Former U$C Football Player and L.A. Times Writer Lonnie White Admits Taking Cash in College

Followers of UCLA sports might recall Lonnie White from his Los Angeles Times days; among his assignments was writing about UCLA teams. 

Now, White writes for something called The Dailythis article appears on the Fox Sports site. He writes:

Once back in his own car, the player smiles when he looks into a small brown bag filled with money. It's $5,000 cash, and it could not have come at a better time.

Sounds like a bad movie. It isn't. It was life for me when I played college football at the University of Southern California in the 1980s. If I were caught, my actions would have had an impact on thousands connected with the program.

To this day, it's something I'm ashamed about. Rent was overdue, and my household bills were delinquent. I needed the money to live. So accepting the $14,000 in different forms of "benefits" over my college years three decades ago was an act of survival.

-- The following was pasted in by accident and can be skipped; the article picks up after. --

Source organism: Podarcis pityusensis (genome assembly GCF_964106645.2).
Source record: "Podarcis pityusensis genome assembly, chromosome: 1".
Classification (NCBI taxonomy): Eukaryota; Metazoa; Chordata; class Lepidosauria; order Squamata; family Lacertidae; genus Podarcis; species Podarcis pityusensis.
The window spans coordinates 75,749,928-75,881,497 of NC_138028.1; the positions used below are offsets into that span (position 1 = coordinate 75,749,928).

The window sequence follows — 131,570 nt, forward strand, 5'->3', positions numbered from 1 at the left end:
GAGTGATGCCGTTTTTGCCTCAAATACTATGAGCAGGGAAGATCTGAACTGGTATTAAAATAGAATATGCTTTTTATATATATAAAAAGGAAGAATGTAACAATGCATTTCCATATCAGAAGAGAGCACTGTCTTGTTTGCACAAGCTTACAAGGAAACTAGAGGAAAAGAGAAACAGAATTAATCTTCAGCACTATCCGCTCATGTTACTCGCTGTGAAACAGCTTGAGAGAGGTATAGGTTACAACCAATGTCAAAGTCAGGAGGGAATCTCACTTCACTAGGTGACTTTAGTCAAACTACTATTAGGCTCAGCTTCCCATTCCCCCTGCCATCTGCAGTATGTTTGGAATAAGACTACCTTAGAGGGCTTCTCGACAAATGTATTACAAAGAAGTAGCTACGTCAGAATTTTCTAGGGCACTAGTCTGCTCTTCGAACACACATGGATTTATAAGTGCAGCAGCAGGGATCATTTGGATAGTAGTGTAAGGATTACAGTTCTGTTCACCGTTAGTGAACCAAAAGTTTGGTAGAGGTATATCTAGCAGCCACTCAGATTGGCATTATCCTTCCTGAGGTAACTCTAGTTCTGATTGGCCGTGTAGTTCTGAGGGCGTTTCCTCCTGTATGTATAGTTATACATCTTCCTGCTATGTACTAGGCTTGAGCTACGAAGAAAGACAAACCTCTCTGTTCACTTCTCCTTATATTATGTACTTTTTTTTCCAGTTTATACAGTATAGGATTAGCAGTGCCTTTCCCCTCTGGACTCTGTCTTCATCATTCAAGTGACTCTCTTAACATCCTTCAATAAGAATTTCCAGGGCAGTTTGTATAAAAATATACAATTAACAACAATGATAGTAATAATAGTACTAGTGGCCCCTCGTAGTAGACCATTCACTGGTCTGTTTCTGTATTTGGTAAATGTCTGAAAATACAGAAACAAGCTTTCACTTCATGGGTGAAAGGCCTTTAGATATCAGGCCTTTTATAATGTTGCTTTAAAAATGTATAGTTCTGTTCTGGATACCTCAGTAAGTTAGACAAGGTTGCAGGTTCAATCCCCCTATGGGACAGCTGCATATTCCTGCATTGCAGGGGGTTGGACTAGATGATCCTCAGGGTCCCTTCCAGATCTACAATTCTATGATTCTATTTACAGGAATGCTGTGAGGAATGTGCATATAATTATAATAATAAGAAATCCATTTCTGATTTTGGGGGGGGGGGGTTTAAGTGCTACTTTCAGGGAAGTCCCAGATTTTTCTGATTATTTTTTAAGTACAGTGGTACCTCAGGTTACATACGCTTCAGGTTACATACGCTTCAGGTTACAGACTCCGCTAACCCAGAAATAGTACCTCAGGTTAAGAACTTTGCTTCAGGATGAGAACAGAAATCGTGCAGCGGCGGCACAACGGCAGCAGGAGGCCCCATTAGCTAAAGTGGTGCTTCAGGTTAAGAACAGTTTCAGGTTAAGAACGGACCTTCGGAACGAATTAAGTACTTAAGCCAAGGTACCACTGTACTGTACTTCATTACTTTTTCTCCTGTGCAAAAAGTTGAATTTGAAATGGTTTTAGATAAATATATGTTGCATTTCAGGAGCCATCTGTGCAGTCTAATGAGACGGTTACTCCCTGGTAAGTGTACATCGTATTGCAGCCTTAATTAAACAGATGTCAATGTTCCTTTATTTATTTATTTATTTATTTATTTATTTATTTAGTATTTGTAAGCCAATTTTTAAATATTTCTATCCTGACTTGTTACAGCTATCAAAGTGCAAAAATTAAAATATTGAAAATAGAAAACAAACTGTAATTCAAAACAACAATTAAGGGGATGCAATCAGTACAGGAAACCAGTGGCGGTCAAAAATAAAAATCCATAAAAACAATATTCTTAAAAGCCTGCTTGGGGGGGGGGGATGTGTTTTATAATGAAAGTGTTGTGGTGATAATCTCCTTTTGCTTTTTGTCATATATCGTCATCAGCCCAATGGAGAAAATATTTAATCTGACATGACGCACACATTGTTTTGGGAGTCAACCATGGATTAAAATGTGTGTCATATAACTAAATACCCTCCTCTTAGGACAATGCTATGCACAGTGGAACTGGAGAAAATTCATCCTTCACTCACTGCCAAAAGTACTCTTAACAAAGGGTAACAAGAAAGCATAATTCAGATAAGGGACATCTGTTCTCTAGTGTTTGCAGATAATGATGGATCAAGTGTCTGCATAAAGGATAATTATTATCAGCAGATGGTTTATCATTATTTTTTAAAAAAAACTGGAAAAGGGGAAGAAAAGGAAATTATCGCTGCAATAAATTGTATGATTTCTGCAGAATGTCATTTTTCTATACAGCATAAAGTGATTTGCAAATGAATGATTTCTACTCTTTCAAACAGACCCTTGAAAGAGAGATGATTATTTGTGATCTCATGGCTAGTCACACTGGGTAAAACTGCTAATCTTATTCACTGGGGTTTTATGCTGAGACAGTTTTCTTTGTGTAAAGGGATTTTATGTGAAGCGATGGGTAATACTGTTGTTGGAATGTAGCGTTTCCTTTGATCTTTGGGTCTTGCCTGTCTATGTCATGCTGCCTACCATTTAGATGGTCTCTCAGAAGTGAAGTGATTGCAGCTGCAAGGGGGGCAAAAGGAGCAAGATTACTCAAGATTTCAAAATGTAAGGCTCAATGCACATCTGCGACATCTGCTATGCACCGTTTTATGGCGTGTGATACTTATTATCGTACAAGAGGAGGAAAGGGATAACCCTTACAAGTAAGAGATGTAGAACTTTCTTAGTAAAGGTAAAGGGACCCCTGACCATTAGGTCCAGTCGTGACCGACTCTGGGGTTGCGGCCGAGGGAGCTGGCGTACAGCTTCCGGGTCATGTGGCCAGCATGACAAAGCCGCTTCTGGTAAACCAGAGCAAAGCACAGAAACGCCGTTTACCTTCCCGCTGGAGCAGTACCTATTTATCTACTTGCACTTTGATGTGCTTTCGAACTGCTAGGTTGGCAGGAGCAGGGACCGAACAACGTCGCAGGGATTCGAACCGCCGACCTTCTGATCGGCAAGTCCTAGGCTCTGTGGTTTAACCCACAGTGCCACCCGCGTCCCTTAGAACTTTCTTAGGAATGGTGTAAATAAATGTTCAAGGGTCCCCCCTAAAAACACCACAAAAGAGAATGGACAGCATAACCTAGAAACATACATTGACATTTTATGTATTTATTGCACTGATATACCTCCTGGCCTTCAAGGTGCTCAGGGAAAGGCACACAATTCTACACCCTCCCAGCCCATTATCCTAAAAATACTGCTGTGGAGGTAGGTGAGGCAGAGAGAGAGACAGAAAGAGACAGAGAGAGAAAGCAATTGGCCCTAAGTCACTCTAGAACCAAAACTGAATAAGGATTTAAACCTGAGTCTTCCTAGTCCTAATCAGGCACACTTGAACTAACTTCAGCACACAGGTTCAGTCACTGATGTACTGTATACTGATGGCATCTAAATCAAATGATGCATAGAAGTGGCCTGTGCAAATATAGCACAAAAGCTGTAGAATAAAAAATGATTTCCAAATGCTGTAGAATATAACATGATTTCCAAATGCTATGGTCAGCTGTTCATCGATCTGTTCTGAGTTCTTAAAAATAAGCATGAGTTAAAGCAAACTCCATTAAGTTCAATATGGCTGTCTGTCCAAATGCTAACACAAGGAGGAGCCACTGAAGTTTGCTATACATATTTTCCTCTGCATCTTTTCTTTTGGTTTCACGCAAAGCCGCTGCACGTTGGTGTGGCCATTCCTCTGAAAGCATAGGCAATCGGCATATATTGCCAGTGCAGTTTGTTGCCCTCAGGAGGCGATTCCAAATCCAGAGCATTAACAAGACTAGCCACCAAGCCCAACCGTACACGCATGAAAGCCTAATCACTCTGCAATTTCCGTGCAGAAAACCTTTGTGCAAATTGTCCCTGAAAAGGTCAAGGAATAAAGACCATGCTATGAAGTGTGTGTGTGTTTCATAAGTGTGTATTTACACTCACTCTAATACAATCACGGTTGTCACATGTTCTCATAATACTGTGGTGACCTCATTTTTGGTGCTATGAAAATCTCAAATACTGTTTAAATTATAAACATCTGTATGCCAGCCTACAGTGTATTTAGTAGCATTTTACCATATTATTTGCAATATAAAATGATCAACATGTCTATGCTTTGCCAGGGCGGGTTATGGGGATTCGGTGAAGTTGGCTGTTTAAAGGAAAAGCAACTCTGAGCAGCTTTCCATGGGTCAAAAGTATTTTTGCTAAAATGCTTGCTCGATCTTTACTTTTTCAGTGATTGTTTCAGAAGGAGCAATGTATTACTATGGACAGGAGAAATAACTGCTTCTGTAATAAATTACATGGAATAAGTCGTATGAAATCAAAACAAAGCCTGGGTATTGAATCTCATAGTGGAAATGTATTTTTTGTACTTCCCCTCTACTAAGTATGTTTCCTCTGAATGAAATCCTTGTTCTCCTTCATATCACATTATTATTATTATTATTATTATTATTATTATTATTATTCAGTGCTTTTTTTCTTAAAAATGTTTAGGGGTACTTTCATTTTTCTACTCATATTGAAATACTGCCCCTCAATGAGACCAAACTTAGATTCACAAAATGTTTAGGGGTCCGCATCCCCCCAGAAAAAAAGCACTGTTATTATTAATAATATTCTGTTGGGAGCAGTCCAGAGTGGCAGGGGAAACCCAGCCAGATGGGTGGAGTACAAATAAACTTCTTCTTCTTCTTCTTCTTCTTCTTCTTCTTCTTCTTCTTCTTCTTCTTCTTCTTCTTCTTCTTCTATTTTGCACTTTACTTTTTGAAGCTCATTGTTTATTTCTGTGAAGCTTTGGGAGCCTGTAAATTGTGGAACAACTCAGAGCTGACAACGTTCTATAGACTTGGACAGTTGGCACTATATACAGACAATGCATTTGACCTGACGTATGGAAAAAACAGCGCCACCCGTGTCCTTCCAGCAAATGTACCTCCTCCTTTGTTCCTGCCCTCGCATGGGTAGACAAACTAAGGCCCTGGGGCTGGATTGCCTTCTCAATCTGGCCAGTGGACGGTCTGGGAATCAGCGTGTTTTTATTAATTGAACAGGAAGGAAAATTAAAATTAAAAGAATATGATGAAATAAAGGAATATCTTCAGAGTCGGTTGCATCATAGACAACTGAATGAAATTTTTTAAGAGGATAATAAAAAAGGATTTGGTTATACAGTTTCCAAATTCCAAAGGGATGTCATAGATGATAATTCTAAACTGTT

I don't know White, I'll accept at face value he's ashamed.

What's relevant to me is that he basically says the practice was commonplace at SC at the time and that his brother (who was a fifth year senior when White was a freshman) was his introduction to accepting money from boosters.

He also notes:

As a crafty fifth-year senior, Tim [his brother and fellow USC football player] was a true connection to tradition at USC. He played on two Rose Bowl-winning teams and was a member of a national championship squad.

I assume that national championship squad was the '79 team -- the Ronnie Lott, Joey Browner, Jeff Fisher team. 

This is good information to have next time some SC goof mentions Sam Gilbert. Remind him he has no proof Gilbert did anything. Then remind him that a former SC player named Lonnie White is ashamed he got paid and freely admits his brother was paid to play on an SC title team.

<em>This is a FanPost and does not necessarily reflect the views of BruinsNation's (BN) editors. It does reflect the views of this particular fan though, which is as important as the views of BN's editors.</em>

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